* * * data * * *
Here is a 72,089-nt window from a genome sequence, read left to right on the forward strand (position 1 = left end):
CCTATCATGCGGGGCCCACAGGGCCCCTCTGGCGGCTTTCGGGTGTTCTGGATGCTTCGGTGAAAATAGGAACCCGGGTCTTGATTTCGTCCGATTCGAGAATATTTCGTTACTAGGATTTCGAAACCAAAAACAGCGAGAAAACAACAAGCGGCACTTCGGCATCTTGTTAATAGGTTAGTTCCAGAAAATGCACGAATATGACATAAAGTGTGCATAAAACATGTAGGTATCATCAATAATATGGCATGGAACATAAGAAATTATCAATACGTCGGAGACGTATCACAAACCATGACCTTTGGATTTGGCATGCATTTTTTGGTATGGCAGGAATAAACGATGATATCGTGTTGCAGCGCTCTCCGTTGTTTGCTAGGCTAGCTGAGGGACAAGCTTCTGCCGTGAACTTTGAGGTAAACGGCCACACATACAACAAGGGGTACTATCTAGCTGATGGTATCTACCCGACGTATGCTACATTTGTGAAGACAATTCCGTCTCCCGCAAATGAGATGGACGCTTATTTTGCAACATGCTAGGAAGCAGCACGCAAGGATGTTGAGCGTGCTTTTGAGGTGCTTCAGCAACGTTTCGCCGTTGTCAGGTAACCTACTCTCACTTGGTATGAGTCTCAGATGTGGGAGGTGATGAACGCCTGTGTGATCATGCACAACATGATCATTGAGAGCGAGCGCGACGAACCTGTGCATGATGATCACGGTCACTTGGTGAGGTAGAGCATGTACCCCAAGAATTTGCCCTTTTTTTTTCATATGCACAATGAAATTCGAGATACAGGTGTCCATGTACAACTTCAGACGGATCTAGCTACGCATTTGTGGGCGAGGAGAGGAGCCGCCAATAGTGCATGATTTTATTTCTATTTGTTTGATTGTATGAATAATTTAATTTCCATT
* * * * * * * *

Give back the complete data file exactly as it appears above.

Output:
Here is a 72,089-nt window from a genome sequence, read left to right on the forward strand (position 1 = left end):
CCTATCATGCGGGGCCCACAGGGCCCCTCTGGCGGCTTTCGGGTGTTCTGGATGCTTCGGTGAAAATAGGAACCCGGGTCTTGATTTCGTCCGATTCGAGAATATTTCGTTACTAGGATTTCGAAACCAAAAACAGCGAGAAAACAACAAGCGGCACTTCGGCATCTTGTTAATAGGTTAGTTCCAGAAAATGCACGAATATGACATAAAGTGTGCATAAAACATGTAGGTATCATCAATAATATGGCATGGAACATAAGAAATTATCAATACGTCGGAGACGTATCACAAACCATGACCTTTGGATTTGGCATGCATTTTTTGGTATGGCAGGAATAAACGATGATATCGTGTTGCAGCGCTCTCCGTTGTTTGCTAGGCTAGCTGAGGGACAAGCTTCTGCCGTGAACTTTGAGGTAAACGGCCACACATACAACAAGGGGTACTATCTAGCTGATGGTATCTACCCGACGTATGCTACATTTGTGAAGACAATTCCGTCTCCCGCAAATGAGATGGACGCTTATTTTGCAACATGCTAGGAAGCAGCACGCAAGGATGTTGAGCGTGCTTTTGAGGTGCTTCAGCAACGTTTCGCCGTTGTCAGGTAACCTACTCTCACTTGGTATGAGTCTCAGATGTGGGAGGTGATGAACGCCTGTGTGATCATGCACAACATGATCATTGAGAGCGAGCGCGACGAACCTGTGCATGATGATCACGGTCACTTGGTGAGGTAGAGCATGTACCCCAAGAATTTGCCCTTTTTTTTTCATATGCACAATGAAATTCGAGATACAGGTGTCCATGTACAACTTCAGACGGATCTAGCTACGCATTTGTGGGCGAGGAGAGGAGCCGCCAATAGTGCATGATTTTATTTCTATTTGTTTGATTGTATGAATAATTTAATTTCCATT